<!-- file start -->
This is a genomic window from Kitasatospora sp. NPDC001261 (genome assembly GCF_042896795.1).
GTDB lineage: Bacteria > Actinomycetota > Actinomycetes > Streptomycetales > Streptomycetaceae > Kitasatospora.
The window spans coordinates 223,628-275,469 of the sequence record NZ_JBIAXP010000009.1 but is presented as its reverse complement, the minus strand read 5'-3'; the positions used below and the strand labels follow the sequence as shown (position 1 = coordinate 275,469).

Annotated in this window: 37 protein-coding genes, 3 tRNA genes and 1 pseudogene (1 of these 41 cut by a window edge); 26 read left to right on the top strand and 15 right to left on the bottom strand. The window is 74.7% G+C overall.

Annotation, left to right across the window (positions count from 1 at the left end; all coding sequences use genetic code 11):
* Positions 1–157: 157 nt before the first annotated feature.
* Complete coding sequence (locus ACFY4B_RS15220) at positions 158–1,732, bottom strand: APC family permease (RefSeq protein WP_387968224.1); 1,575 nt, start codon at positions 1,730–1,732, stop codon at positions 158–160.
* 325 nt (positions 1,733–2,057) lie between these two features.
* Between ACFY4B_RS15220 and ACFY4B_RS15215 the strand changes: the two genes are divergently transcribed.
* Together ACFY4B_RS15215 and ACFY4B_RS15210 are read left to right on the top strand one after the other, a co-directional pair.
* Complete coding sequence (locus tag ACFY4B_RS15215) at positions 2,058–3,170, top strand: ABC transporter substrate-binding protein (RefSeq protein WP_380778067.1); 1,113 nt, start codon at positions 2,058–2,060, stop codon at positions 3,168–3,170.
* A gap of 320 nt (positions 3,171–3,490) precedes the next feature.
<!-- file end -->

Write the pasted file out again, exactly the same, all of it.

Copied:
This is a genomic window from Kitasatospora sp. NPDC001261 (genome assembly GCF_042896795.1).
GTDB lineage: Bacteria > Actinomycetota > Actinomycetes > Streptomycetales > Streptomycetaceae > Kitasatospora.
The window spans coordinates 223,628-275,469 of the sequence record NZ_JBIAXP010000009.1 but is presented as its reverse complement, the minus strand read 5'-3'; the positions used below and the strand labels follow the sequence as shown (position 1 = coordinate 275,469).

Annotated in this window: 37 protein-coding genes, 3 tRNA genes and 1 pseudogene (1 of these 41 cut by a window edge); 26 read left to right on the top strand and 15 right to left on the bottom strand. The window is 74.7% G+C overall.

Annotation, left to right across the window (positions count from 1 at the left end; all coding sequences use genetic code 11):
* Positions 1–157: 157 nt before the first annotated feature.
* Complete coding sequence (locus ACFY4B_RS15220) at positions 158–1,732, bottom strand: APC family permease (RefSeq protein WP_387968224.1); 1,575 nt, start codon at positions 1,730–1,732, stop codon at positions 158–160.
* 325 nt (positions 1,733–2,057) lie between these two features.
* Between ACFY4B_RS15220 and ACFY4B_RS15215 the strand changes: the two genes are divergently transcribed.
* Together ACFY4B_RS15215 and ACFY4B_RS15210 are read left to right on the top strand one after the other, a co-directional pair.
* Complete coding sequence (locus tag ACFY4B_RS15215) at positions 2,058–3,170, top strand: ABC transporter substrate-binding protein (RefSeq protein WP_380778067.1); 1,113 nt, start codon at positions 2,058–2,060, stop codon at positions 3,168–3,170.
* A gap of 320 nt (positions 3,171–3,490) precedes the next feature.